All employers play a key role in protecting the health and safety of their employees during a pandemic outbreak. A “pandemic” is a global epidemic. There have been four such pandemics in the last century, prior to the 2020 COVID-19 outbreak:
A pandemic can have a major impact on business operations. For example:
These and other potential effects underscore the importance of disaster planning, making it crucial for employers to have a pandemic preparedness plan to minimize the risk and panic of employees and at the same time, provide continuity in business operations. Employers should:
The Department of Health and Human Services and the Centers for Disease Control and Prevention have developed guidelines to assist businesses in planning for a global outbreak of influenza and other comparable catastrophes. More specifically, the CDC has issued guidance for businesses and employers to respond to the 2020 coronavirus pandemic, COVID-19.
A successful pandemic preparedness plan includes a variety of measures to protect workers and ensure that the business operations can continue. Specifically, a plan should:
A pandemic preparedness plan should identify, at a minimum, the following steps to keep employees from getting sick:
In addition to steps referenced previously, employers should take additional steps to prevent the spread of the flu virus or coronavirus if the conditions become more severe. These additional steps include:
The creation and implementation of a Pandemic Preparedness Plan should consider the overlap of several employment related statutes.
The Family and Medical Leave Act (FMLA) requires covered employers to provide eligible employees with up to 12 weeks of unpaid leave during a “12-month period,” for various qualifying reasons. Qualifying reasons include:
In certain circumstances, workers or their family members who contract an illness similar to the flu or coronavirus may be eligible for FMLA leave. To make this determination, the degree of illness needs to constitute a serious health condition. Employers who become aware of an employee's need for FMLA leave must notify the employee of his or her eligibility, either orally or in writing. See Chapter 17: Family and medical leave.
In the context of the COVID-19 pandemic, Congress passed the Families First Coronavirus Response Act, which temporarily expanded the reasons for which employees could take FMLA leave to include the care of a child due to the COVID-19-related closures of a school or child care provider. This expanded FMLA right, which applies to employers with fewer than 500 employees, including smaller employers not usually covered by FMLA, is scheduled to end on December 31, 2020. See Chapter 17: Other types of leave.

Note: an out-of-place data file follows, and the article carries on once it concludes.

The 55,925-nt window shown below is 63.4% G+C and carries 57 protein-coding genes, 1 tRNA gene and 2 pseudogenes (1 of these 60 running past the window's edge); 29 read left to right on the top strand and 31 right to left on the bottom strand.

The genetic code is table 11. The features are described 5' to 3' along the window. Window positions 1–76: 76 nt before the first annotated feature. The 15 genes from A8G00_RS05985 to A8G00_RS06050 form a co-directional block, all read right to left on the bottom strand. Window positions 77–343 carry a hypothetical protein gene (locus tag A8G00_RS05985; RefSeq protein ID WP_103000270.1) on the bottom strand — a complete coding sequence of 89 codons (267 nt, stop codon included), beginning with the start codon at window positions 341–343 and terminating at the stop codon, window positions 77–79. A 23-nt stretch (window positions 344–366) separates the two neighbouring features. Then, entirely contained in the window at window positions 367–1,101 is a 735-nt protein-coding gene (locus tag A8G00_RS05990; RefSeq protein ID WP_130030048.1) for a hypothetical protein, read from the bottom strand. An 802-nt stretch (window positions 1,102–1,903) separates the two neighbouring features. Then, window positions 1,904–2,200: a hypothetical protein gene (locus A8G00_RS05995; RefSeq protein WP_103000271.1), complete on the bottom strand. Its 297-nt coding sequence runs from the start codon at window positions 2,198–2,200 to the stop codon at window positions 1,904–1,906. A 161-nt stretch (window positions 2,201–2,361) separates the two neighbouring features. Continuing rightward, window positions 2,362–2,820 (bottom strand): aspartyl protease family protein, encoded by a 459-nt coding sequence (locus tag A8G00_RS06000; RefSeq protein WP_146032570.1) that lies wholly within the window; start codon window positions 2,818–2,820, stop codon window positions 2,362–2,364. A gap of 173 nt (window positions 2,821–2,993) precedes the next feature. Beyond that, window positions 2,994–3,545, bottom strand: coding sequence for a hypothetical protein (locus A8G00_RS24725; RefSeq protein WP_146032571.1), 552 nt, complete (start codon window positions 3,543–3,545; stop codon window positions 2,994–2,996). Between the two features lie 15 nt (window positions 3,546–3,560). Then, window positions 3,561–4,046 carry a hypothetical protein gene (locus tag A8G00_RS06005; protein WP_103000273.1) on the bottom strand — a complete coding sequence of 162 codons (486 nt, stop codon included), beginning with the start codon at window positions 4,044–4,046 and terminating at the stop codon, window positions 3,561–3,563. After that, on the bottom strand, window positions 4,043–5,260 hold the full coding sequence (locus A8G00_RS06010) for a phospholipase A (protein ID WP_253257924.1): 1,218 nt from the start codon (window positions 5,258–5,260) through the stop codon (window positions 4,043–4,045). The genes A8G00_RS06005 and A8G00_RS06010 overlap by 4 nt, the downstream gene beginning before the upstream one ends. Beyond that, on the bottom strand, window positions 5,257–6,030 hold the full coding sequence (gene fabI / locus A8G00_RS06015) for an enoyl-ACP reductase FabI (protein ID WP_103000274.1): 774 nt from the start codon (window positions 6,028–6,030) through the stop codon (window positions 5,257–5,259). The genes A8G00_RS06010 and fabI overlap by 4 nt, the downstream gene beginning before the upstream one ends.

Under Occupational Safety and Health Act (OSH Act) employers have a general duty to provide their workers with a safe workplace. This duty implies potential liability if an employer flagrantly allows a serious ill employee to remain at work. As such, employers should identify possible work-related exposure and health risks to your employees and in the event of pandemic, employers should send employees home if they display influenza like symptoms. See Chapter 33: Safety and health.
The Americans with Disabilities Act (ADA) prohibits employers from discriminating against “qualified individuals” with a disability. Generally, an employee who suffers from a one- or two-week bout with the flu or coronavirus would not be considered disabled, however, employers should take care not to make inquiries about work availability that are disability related. For those employees who have a disability, an employer is required to provide reasonable accommodations, absent an undue hardship, however, regardless of disability status, employers must be prepared to accommodate sick employees and should be cautious of caregiver discrimination. In addition, those with underlying health conditions that place them at a greater risk of severe illness because of the pandemic virus may be entitled to reasonable accommodations to reduce their possible exposure to the virus.
The ADA also regulates an employers’ disability related inquiries and medical examinations for all applicants and employees, including those who do not have an ADA disability. The ADA prohibits covered employers from excluding individuals with disabilities from the workplace for health or safety reasons unless they pose a “direct threat.” Factors used to consider whether an employee poses a “direct threat” include:
See Chapter 11: Disabilities and reasonable accommodations.
The Genetic Information Nondiscrimination Act (GINA) prohibits the use of genetic information in employment decisions and requires that genetic information be maintained as a confidential medical record, with strict limits on its disclosure. Employers need to take care about how they treat medical information voluntarily disclosed during an employee’s illness. See Chapter 12: Discrimination.
If the employees’ work environment and specific responsibilities may increase those workers’ exposure to a virus or bacteria, a worker could potentially argue that the disease is compensable under Tenesee’s workers’ compensation program. This creates a further incentive for the employer to create or update a PPP and keep employees well informed of its policies and procedures. See Chapter 35: Workers’ compensation.
In addition to the expanded FMLA leave right discussed above, the Families First Coronavirus Response Act also created a new paid sick leave mandate. Employers with fewer than 500 employees must provide two weeks of paid leave for certain specific reasons associated with the COVID-19 pandemic. This leave right expires on December 31, 2020. See Chapter 17: Other types of leave.
Policies and Forms
Chapter 43: Pandemic outbreaks